The midgut is about the same diameter as the crop and occupies most of the anterior abdomen from segment 1 posteriorly to about segment 7. Unlike that of the crop, its wall is opaque.   The chief functions of the midgut are enzyme secretion, hydrolysis, and absorption.

The midgut narrows abruptly in segment 7 to form the proctodeal valve (pyloric valve) which separates midgut from hindgut. The hindgut, which is cuticularized like the foregut, consists of a short intestine (anterior intestine), a short rectum (posterior intestine), and the anus.   The intestine and rectum are separated from each other by a constriction.   The hindgut functions in water and salts reclamation, a vital role in terrestrial animals, and feces formation and storage.   Later you will open the gut tube to study its interior.     


Figure 7. Internal anatomy of a generalized caterpillar viewed from the left.  Two of the three left side Malpighian tubules have been truncated for clarity.   Redrawn and modified from Snodgrass (1935). Lepid64L.gif

  Figure 7

            A pair of glands opening on the labium and thus known as the labial glands function in most insects as salivary glands and secrete saliva with hydrolytic enzymes adapted for the diet of the species.  Such labial glands are sometimes referred to as salivary glands. In some taxa, most notably Lepidoptera (butterflies and moths), Trichoptera (caddisflies), and Hymenoptera (bees, ants, and wasps), the larval labial glands secrete, not saliva, but a proteinaceous silk used for a variety of purposes and are known as silk glands. In addition, caterpillars have a pair of mandibular glands, opening on the mandibular segment, that secrete saliva whose enzymes assist in the digestive process. The mandibular glands probably will not be seen.  

In Calpodes each silk gland is a long, transparent or opaque, colorless, white, or yellowish-brown tube lying to the right or left of the gut in the ventral perivisceral hemocoel (Fig. 7).   A common duct from the spinneret arises within the head capsule, where you cannot see it, bifurcates to form the right and left silk gland ducts. These narrow, transparent ducts can be seen emerging laterally from the foramen magnum to enter the thorax. The ducts are small in diameter but quickly expand to become the much larger silk glands.   Each gland extends to the posterior abdomen, then reverses direction and extends back to the anterior abdomen, only to reverse direction once more and run posteriorly again, now closely associated with the fat body and smaller in diameter. The opaque central region of the gland is the largest in diameter and is well supplied with tracheae.   In the caterpillar of the silk moth, Bombyx mori, secretory cells in the epithelium of the posterior region of the gland secrete fibroin, the major silk protein, composed of about 40% glycine. The central region of the gland secretes other proteins whose function is to coat the fibroin strands and hold them together.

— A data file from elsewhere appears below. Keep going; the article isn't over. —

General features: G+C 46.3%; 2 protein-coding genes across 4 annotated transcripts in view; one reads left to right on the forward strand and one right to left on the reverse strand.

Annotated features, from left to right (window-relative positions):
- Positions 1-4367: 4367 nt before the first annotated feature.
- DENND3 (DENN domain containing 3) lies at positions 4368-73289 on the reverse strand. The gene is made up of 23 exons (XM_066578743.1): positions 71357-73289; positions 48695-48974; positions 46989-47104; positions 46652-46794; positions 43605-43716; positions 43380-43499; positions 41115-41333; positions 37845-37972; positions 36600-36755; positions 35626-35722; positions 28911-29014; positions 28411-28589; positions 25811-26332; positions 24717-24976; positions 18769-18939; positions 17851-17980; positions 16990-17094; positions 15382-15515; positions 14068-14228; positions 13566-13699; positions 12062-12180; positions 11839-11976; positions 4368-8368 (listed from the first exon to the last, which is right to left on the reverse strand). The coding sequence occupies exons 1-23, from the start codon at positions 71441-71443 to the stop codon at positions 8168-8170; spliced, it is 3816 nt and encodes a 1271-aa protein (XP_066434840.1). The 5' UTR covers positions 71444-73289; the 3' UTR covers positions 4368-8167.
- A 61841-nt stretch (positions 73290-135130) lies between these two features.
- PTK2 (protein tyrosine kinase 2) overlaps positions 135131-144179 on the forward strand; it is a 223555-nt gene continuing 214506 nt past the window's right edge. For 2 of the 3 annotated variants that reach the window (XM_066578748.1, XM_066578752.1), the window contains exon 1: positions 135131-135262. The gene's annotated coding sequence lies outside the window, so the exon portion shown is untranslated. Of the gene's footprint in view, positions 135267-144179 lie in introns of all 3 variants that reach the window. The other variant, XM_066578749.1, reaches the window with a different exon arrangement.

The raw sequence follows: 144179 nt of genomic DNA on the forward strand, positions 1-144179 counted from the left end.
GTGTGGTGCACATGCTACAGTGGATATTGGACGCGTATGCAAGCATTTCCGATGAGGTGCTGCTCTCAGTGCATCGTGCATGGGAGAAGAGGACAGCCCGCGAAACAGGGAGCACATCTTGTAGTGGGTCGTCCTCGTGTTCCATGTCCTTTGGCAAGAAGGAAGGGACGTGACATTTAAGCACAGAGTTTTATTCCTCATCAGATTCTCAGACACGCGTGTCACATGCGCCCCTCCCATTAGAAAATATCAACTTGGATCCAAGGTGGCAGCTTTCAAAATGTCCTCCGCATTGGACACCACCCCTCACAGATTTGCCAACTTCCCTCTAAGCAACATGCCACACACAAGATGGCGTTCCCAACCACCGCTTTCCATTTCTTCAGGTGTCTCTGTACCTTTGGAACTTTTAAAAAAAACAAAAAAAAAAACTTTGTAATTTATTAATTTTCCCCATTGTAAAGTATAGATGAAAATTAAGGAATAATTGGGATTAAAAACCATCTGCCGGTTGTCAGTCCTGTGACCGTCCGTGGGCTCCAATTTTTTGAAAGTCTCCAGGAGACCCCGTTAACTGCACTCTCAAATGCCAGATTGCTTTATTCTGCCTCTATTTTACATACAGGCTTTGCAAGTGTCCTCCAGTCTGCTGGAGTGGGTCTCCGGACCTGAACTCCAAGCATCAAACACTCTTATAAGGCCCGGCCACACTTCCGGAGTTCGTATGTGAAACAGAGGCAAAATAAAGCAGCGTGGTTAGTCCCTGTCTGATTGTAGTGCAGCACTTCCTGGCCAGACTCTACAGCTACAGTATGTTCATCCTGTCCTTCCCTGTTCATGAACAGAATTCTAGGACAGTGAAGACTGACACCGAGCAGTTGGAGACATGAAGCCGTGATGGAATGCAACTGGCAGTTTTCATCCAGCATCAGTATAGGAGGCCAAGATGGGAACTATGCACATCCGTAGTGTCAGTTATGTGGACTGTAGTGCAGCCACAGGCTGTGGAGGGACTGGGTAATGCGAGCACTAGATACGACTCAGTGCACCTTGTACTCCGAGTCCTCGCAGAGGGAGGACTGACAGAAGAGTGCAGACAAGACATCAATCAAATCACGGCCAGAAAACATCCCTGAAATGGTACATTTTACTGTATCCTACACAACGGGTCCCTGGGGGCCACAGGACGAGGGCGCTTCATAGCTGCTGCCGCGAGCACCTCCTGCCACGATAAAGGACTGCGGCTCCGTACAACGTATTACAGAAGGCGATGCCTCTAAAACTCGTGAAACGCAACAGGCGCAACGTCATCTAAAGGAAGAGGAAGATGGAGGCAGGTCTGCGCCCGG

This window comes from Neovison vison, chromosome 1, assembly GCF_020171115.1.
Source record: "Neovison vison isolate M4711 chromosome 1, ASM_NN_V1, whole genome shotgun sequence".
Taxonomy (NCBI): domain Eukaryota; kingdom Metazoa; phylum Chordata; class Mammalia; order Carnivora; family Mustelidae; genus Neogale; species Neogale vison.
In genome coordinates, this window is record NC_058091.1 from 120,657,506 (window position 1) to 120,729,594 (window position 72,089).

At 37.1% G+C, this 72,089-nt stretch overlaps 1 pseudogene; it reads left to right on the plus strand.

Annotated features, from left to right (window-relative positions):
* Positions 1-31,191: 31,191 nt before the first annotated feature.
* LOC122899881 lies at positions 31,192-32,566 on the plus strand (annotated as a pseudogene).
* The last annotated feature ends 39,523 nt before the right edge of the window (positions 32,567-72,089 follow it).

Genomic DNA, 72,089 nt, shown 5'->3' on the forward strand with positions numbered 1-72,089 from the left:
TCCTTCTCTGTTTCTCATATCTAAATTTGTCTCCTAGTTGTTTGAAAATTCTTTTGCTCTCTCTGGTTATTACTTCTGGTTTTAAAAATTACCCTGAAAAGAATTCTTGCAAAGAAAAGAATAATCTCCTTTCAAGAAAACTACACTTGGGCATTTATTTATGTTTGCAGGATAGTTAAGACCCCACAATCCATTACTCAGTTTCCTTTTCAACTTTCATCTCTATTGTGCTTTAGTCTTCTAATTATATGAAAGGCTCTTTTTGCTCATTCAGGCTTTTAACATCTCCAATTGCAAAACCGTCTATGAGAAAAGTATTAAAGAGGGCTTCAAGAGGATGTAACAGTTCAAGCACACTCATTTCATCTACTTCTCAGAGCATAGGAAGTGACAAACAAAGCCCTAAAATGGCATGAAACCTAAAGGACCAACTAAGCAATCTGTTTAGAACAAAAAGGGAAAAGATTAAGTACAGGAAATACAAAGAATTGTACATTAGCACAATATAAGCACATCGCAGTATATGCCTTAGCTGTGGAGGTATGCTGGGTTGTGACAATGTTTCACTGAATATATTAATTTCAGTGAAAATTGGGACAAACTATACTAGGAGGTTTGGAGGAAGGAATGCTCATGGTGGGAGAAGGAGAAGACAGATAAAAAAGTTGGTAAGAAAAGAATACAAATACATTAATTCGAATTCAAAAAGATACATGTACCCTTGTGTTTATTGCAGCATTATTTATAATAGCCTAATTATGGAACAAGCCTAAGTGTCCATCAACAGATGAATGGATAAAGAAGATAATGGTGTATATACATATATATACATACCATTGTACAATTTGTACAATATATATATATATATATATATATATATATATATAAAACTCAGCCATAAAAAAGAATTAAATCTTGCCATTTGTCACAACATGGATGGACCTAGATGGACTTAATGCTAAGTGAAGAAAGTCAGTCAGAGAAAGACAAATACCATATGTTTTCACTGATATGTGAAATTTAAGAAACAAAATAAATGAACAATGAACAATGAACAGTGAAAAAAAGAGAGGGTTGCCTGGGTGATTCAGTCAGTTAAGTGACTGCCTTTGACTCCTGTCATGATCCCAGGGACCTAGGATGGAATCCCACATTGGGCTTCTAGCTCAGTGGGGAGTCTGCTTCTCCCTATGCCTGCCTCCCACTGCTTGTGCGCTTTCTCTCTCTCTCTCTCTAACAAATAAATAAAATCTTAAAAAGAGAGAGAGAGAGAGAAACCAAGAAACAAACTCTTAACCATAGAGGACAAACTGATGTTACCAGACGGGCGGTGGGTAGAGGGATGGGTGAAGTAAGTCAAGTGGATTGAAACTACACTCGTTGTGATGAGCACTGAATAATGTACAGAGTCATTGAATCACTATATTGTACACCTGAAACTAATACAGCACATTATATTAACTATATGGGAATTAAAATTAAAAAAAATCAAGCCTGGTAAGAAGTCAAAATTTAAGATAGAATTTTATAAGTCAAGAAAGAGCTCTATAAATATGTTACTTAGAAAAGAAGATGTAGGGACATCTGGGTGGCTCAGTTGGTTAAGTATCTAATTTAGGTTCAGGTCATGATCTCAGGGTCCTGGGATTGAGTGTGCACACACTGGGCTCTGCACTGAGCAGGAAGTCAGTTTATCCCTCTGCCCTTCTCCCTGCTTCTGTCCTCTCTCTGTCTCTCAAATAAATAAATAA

Respiratory System

            The tracheal system was studied prior to dissection (Fig 6). You may now review its major features and look for some of the details you could not find earlier.   Study the internal aspect of a spiracle with 40X and find the major tracheal branches.

"     Use fine scissors to remove a piece of a longitudinal trunk and make a wet mount with it.   Examine the preparation with 100X, then 400X of the compound microscope. Note the chitinous rings, known as taenidia, that reinforce the walls of the trachea and hold it open, much like the cartilaginous rings that hold your own trachea open (Fig 21-10A).

Excretory System

            The excretory system consists of nephrocytes in the hemocoel and Malpighian tubules, also in the hemocoel.   Lepidopteran larvae and adults have six Malpighian tubules, three arising on each side, right and left, of the midgut-hindgut junction in the vicinity of the proctodeal valve at the constriction between midgut and intestine (Fig. 7). On each side the cluster of three arises from a common ampulla evaginated from the gut. The tubules are supplied with tracheae.  It is difficult to demonstrate the connection of the Malpighian tubules with the gut in gross dissection.